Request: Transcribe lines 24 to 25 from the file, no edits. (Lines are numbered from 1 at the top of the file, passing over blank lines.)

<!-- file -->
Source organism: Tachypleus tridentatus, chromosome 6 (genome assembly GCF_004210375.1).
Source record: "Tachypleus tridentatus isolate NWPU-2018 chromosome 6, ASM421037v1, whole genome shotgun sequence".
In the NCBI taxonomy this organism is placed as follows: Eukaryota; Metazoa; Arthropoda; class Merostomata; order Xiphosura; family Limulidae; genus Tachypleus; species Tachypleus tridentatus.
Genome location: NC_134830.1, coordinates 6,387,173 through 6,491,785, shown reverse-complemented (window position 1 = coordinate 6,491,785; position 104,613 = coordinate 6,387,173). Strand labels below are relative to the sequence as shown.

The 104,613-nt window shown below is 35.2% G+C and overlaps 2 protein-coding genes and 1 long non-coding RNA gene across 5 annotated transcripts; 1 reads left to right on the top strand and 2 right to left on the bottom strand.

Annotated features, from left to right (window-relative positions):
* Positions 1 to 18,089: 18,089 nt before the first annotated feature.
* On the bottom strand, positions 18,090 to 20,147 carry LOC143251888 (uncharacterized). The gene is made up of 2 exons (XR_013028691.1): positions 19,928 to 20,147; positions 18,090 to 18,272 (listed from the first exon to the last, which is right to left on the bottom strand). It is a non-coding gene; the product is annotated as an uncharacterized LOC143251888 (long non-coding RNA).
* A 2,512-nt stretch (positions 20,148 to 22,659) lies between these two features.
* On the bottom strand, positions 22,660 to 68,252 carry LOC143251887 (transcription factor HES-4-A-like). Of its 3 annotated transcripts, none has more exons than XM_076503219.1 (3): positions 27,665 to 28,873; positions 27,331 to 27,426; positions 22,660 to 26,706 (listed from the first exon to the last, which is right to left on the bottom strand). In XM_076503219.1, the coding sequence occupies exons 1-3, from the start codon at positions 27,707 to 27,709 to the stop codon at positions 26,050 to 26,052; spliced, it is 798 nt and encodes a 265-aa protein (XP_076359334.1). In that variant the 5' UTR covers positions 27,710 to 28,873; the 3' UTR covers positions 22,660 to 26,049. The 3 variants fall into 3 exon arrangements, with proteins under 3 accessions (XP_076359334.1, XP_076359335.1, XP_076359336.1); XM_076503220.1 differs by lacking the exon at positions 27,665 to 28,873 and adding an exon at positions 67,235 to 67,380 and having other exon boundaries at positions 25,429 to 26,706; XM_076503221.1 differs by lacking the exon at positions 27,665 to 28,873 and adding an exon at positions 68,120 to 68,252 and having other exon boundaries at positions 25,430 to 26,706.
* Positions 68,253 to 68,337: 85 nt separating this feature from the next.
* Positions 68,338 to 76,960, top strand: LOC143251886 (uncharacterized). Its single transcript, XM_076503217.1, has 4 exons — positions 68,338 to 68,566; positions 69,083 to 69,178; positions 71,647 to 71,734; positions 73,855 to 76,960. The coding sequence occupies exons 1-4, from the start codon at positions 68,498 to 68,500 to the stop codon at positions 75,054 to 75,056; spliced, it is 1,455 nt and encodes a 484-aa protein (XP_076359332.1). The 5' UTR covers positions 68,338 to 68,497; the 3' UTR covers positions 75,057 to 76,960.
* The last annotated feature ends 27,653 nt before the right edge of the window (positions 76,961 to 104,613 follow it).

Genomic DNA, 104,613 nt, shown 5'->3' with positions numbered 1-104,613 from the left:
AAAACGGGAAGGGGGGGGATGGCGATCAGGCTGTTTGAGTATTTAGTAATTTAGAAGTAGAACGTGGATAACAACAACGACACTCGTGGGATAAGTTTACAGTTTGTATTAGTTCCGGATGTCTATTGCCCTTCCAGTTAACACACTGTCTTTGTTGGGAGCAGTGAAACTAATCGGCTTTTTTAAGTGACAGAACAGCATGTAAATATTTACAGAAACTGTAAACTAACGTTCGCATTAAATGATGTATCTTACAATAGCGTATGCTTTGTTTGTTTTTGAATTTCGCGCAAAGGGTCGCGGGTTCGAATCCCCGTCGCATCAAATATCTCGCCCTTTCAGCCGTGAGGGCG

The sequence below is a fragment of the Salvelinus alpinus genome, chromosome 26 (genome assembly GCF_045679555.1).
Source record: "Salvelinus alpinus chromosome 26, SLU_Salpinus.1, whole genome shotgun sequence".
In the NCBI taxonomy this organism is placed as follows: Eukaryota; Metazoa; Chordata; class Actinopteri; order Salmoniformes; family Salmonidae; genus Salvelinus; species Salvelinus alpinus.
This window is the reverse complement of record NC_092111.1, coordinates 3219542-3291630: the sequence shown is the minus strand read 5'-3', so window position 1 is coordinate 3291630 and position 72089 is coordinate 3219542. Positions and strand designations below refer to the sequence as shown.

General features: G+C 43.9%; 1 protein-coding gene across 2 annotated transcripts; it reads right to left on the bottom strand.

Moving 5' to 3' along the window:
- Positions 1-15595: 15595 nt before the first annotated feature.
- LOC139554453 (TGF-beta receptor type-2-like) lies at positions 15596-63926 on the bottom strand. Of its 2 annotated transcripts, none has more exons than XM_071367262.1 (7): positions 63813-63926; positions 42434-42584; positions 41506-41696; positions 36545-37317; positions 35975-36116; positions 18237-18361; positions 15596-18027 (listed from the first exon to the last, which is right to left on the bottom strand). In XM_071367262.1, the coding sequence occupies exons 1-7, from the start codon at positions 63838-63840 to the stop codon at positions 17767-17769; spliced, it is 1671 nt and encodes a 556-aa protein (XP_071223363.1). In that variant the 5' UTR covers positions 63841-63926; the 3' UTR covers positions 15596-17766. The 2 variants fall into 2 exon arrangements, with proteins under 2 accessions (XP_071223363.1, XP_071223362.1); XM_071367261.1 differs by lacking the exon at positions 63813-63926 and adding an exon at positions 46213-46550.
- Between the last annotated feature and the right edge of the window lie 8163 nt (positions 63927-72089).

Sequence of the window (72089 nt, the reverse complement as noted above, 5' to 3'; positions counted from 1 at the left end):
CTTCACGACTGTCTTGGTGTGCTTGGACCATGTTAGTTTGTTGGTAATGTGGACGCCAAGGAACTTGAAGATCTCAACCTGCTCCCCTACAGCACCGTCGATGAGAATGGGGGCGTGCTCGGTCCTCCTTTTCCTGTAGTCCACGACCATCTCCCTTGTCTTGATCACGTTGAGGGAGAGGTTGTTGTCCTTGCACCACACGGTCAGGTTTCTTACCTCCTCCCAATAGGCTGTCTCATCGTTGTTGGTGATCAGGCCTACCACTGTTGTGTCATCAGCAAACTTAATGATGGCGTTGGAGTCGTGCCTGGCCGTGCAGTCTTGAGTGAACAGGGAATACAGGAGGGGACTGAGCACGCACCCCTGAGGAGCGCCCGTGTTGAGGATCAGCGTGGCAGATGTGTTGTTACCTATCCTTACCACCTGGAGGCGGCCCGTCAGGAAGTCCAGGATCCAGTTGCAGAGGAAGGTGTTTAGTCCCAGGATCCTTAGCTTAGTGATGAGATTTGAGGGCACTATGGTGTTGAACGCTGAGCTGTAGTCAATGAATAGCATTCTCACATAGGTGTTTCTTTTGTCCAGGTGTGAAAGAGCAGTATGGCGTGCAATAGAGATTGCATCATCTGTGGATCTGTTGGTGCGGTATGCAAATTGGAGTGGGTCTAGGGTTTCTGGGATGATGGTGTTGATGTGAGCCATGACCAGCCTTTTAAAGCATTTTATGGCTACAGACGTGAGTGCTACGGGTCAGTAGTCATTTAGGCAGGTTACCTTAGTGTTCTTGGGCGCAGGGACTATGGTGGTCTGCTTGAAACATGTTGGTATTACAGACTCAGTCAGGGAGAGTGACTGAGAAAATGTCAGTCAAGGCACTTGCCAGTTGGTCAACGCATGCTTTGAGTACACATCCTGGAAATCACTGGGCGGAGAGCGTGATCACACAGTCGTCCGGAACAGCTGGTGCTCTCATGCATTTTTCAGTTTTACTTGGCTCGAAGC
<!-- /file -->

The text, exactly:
- Between the last annotated feature and the right edge of the window lie 8163 nt (positions 63927-72089).

Sequence of the window (72089 nt, the reverse complement as noted above, 5' to 3'; positions counted from 1 at the left end):